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Ramadan TV adjusted for World Cup

BEIRUT: Local television stations have altered their special Ramadan programming and broadcast schedule as a way to mitigate the loss of viewers to the 2014 World Cup, which has proved to be the most-watched sporting event of the year. A slew of prime-time programming will hit local and regional networks when the holy month of Ramadan begins on June 27-28, two weeks before the World Cup’s final match. The conflict poses a potential problem for regional and local Arabic networks planning their lineup of special Ramadan shows.

At MTV, station managers have decided to limit the number of special series this year.

“This year, we are going to air two series only,” said Christian Gemayel, head of channel at MTV. The station will be broadcasting “10 Abid Zghar,” a crime series based on an Agatha Christie novel, and “Law,” a drama about marriage and infidelity.

The station’s choice was directly related to the conflict between Ramadan and the World Cup.

“Everyone watches football,” Gemayel said. “It’s an event that both children and adults like to watch.”

Arab television series are a central part of contemporary Ramadan tradition as families gather after iftar to watch programming that stations bill as the best they offer all year. Though seasonal programming includes game and talks shows, stations pour resources into musalsalat, dramas or comedy series, which are often the product of yearlong work.

Tele Liban, the country’s state television channel, recently obtained the rights to broadcast the World Cup, making the live matches more accessible to home views. That decision provided more motivation for local stations to schedule Ramadan programming around the tournament.

The World Cup “is one of the main reasons why we didn’t venture into acquiring more than two series,” said Joumana Fehmi, division head of programming at Future TV. “This is a huge cost that might be risky against the World Cup.”

“Definitely the World Cup will affect us this year, at least in the first half of Ramadan,” Fehmi added.

Arabic dramas throughout the year usually attract more female than male viewers, but during Ramadan, that ratio evens out as the whole family gathers to watch special series.

“Our primary audience during Ramadan is the whole family, as this is the only month of the year where all the family gathers together,” Fehmi explained. “If during the year, women watch more series than men, this is not the case in Ramadan, when men also stick to TV and watch the series, too.”

This year, however, stations expect a large portion of their male viewership to be occupied with the World Cup. Even after accommodating the tournament schedule, football matches are still likely to draw viewers away from special programming, said Pierre Daher, CEO of LBCI.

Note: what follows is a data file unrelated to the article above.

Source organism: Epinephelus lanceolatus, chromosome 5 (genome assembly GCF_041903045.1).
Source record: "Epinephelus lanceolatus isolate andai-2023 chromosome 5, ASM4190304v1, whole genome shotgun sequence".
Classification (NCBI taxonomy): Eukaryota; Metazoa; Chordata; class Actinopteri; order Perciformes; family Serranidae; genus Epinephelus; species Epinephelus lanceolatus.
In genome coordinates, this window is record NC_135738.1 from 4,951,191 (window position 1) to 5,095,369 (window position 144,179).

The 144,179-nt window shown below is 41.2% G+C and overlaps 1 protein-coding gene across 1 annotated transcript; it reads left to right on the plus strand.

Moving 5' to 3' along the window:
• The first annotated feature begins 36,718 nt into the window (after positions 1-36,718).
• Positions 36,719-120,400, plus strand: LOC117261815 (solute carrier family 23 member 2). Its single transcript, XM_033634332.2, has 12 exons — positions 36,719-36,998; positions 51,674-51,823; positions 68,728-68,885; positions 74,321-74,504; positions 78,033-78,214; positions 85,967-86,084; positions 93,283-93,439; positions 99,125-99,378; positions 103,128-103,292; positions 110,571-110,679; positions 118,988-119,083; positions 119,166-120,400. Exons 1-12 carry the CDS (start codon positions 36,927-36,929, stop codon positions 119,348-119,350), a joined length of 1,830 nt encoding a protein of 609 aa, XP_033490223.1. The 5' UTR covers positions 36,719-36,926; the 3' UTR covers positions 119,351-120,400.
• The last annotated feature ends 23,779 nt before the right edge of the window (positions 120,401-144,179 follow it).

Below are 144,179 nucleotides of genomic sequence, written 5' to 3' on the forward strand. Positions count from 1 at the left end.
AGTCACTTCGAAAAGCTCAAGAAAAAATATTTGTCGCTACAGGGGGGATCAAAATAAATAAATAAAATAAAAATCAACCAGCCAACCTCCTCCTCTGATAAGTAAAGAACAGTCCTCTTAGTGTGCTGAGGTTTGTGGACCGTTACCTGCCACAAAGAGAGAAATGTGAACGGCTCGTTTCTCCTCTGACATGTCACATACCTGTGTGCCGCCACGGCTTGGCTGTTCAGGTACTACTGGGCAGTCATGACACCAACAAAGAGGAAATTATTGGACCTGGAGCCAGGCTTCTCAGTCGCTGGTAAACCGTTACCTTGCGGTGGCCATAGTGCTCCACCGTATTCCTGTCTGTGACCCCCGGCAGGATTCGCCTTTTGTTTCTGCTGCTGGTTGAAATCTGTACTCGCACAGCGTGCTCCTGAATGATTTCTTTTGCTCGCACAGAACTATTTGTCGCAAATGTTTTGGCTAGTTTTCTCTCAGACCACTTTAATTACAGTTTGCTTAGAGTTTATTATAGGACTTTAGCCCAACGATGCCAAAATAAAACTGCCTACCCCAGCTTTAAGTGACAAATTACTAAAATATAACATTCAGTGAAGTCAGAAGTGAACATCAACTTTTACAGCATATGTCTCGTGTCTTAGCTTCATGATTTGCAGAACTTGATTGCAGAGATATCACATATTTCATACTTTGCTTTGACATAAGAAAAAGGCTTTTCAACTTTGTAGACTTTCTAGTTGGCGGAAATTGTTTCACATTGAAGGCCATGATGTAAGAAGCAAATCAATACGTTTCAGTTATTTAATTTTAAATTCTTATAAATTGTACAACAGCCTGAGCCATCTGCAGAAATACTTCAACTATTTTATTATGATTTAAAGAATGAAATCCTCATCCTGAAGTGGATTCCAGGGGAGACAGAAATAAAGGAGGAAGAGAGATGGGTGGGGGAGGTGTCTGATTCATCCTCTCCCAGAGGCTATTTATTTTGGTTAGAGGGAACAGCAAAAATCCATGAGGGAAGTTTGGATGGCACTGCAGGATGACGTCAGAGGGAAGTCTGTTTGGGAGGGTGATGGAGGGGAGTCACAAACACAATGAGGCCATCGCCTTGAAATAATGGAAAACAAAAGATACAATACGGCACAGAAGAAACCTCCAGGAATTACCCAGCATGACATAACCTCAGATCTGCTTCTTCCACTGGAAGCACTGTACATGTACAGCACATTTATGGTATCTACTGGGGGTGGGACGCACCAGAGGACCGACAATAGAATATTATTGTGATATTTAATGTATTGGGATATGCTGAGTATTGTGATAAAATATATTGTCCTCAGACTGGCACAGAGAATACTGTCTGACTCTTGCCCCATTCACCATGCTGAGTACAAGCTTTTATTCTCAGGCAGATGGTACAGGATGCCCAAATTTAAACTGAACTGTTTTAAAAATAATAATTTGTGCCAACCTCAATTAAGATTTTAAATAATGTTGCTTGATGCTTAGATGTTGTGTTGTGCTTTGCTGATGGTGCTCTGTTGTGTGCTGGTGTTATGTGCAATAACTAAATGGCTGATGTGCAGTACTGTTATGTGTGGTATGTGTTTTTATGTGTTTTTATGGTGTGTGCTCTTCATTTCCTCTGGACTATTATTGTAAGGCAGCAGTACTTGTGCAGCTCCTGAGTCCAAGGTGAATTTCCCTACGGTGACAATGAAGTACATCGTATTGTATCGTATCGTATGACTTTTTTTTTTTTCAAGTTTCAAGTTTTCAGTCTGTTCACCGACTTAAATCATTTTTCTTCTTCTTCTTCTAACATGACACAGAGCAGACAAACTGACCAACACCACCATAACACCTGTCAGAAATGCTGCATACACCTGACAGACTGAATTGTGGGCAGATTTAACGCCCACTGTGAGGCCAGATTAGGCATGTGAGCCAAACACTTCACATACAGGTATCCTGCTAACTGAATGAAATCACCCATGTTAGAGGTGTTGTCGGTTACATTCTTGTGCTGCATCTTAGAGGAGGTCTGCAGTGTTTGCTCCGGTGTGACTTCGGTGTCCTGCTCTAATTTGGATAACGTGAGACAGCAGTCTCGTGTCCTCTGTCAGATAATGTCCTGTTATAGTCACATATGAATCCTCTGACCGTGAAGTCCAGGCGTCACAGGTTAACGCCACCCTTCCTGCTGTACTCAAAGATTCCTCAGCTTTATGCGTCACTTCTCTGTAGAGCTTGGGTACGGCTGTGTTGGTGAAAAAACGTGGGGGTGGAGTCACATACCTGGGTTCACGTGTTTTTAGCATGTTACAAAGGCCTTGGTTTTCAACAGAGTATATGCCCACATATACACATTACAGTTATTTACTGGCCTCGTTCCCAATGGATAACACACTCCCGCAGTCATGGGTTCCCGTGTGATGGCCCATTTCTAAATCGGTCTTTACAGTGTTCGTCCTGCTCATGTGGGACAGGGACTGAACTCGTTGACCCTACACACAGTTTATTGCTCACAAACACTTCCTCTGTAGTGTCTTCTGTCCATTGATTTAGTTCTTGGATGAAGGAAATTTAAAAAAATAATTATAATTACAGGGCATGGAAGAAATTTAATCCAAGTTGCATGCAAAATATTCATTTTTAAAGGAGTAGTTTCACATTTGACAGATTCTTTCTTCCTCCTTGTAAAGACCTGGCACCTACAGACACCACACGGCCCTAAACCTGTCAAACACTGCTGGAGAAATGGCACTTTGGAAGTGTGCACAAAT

“Viewership for the World Cup is far bigger than Ramadan [programs],” Daher said. “The viewership is in the games; everything becomes secondary to them.”

For those more interested in Ramadan dramas, local TV stations plan to fight for viewers by broadcasting their strongest musalsalat in the evenings. Most Lebanese stations also plan to play reruns at night between iftar and sahour, station managers said.

And though locally broadcast series are fewer in number this year, station managers said they were chosen wisely.

“10 Abid Zghar was done specifically for MTV,” Gemayel explained. “We have exclusivity in this series, and that’s a big advantage for us.”

Although he refused to disclose the exact running time of the shows, he said the series would be broadcast between matches.

Al-Manar will show four series this Ramadan, more than any other local station, but is putting special emphasis on a historical social family drama called “Melh al-Tourab,” said Ahmad Meselmani, information department manager at Al-Manar.

“In the first overlapping weeks, we are expecting that the World Cup will attract more viewers,” Meselmani said. “But we can’t do anything. We can’t start our series after the World Cup.”

Future TV is banking on a celebrity star to boost its Ramadan viewership. Haifa Wehbi will have her debut role in a television series as a star in Future’s “Kalam Ala Warak.” Claude Sabbagha, head of marketing and communication at FTV, echoed Future’s competitors, saying they would try their best to broadcast around the tournament schedule.

On LBC, special series “Al-Ikhwa,” which follows the story of five adopted siblings, began airing a full month before the World Cupin hopes of keeping viewers through the tournament and Ramadan.

“Our strategy is to choose musalsalat that attract audiences,” Daher said. “If they can’t watch an [episode], they feel that they’re missing something.”

 

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Summary

Ramadan TV adjusted for World Cup

Local television stations have altered their special Ramadan programming and broadcast schedule as a way to mitigate the loss of viewers to the 2014 World Cup, which has proved to be the most-watched sporting event of the year.

At MTV, station managers have decided to limit the number of special series this year.

Arab television series are a central part of contemporary Ramadan tradition as families gather after iftar to watch programming that stations bill as the best they offer all year.

Arabic dramas throughout the year usually attract more female than male viewers, but during Ramadan, that ratio evens out as the whole family gathers to watch special series.

"If during the year, women watch more series than men, this is not the case in Ramadan, when men also stick to TV and watch the series, too".

This year, however, stations expect a large portion of their male viewership to be occupied with the World Cup.


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